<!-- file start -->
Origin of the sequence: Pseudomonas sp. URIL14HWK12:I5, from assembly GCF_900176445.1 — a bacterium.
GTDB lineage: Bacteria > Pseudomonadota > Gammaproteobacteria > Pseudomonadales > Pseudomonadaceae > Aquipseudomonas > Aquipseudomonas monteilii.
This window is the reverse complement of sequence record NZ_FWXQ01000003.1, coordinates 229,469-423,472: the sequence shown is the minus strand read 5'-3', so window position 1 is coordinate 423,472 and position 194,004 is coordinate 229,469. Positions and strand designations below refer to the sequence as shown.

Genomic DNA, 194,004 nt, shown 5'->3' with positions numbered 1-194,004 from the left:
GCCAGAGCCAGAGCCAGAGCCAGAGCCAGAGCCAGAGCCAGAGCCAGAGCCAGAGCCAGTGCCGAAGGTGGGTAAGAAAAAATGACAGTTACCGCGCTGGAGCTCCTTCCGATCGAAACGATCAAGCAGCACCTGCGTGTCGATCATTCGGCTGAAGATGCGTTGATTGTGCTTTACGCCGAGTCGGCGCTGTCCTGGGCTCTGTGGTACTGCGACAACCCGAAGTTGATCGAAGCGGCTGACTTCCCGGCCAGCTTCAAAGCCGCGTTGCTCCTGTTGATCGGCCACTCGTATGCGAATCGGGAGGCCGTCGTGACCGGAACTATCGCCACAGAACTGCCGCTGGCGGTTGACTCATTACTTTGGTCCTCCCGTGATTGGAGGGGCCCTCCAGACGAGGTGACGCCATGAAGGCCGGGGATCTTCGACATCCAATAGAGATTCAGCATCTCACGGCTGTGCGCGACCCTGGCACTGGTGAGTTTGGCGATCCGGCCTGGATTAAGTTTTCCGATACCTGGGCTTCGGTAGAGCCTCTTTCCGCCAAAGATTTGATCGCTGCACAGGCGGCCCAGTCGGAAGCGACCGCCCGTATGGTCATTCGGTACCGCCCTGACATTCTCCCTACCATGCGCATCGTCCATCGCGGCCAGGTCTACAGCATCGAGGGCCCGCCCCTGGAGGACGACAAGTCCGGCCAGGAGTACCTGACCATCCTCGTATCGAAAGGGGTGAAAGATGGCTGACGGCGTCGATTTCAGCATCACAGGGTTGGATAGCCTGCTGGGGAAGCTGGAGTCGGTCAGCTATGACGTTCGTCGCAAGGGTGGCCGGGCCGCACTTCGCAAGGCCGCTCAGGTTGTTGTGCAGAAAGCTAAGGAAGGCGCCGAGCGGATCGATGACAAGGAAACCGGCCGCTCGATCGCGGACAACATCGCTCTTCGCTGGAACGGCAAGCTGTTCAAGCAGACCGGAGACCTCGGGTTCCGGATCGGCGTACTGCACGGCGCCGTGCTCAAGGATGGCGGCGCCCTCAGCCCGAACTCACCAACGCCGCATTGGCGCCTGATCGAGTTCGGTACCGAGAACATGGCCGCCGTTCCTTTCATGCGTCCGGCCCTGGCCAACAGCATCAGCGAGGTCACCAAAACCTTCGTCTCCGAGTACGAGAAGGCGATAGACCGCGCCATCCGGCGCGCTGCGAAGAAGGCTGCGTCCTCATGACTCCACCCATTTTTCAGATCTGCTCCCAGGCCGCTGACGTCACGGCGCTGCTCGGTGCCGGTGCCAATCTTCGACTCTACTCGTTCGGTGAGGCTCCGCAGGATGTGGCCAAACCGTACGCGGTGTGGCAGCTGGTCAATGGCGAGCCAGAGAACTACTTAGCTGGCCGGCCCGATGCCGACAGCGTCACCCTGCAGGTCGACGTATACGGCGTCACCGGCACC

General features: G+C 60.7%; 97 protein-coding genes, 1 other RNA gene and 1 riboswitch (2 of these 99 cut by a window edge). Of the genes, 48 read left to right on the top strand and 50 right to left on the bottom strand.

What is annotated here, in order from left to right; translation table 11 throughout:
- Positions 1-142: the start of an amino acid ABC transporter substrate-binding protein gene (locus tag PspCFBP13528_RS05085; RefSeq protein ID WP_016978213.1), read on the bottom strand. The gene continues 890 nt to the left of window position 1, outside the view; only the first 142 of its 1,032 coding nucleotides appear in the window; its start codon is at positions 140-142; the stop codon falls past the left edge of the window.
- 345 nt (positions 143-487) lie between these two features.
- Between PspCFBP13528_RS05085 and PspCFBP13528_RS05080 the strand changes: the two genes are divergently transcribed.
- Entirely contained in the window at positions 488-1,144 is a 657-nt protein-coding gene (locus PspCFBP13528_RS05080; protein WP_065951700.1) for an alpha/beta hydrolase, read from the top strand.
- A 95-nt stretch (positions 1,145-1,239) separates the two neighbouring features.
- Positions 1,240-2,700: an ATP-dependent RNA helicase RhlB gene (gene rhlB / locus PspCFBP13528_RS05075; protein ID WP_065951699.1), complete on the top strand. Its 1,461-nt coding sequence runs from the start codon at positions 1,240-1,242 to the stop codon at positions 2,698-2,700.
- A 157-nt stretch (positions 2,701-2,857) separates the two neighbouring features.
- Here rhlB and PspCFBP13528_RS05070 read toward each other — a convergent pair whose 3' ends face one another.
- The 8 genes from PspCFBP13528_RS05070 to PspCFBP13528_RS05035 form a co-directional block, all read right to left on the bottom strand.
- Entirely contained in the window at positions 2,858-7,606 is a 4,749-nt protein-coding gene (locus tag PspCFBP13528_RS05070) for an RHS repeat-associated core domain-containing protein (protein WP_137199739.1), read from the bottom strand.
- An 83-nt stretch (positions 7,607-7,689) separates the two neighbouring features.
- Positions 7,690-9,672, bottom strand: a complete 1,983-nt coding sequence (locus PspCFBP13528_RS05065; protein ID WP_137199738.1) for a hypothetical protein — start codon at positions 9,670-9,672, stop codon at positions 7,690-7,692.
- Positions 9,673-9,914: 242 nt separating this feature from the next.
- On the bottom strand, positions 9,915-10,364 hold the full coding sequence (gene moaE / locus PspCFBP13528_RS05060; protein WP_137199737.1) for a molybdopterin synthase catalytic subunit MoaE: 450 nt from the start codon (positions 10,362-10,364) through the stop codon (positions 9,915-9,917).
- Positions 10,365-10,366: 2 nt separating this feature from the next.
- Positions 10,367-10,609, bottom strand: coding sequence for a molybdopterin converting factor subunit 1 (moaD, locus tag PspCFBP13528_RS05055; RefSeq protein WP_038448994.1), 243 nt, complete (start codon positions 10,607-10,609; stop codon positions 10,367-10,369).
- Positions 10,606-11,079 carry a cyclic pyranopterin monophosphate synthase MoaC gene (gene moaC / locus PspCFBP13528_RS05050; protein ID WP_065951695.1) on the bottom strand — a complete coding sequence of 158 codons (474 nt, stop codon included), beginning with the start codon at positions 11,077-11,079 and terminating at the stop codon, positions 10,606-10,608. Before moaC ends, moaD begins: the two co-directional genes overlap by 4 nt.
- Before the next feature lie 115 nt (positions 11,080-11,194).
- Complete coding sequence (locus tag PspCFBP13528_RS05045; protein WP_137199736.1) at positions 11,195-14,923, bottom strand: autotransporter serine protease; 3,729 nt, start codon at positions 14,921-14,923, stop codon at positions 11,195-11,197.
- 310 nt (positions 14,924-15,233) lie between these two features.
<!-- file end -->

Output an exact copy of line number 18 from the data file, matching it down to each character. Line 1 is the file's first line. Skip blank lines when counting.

- An 83-nt stretch (positions 7,607-7,689) separates the two neighbouring features.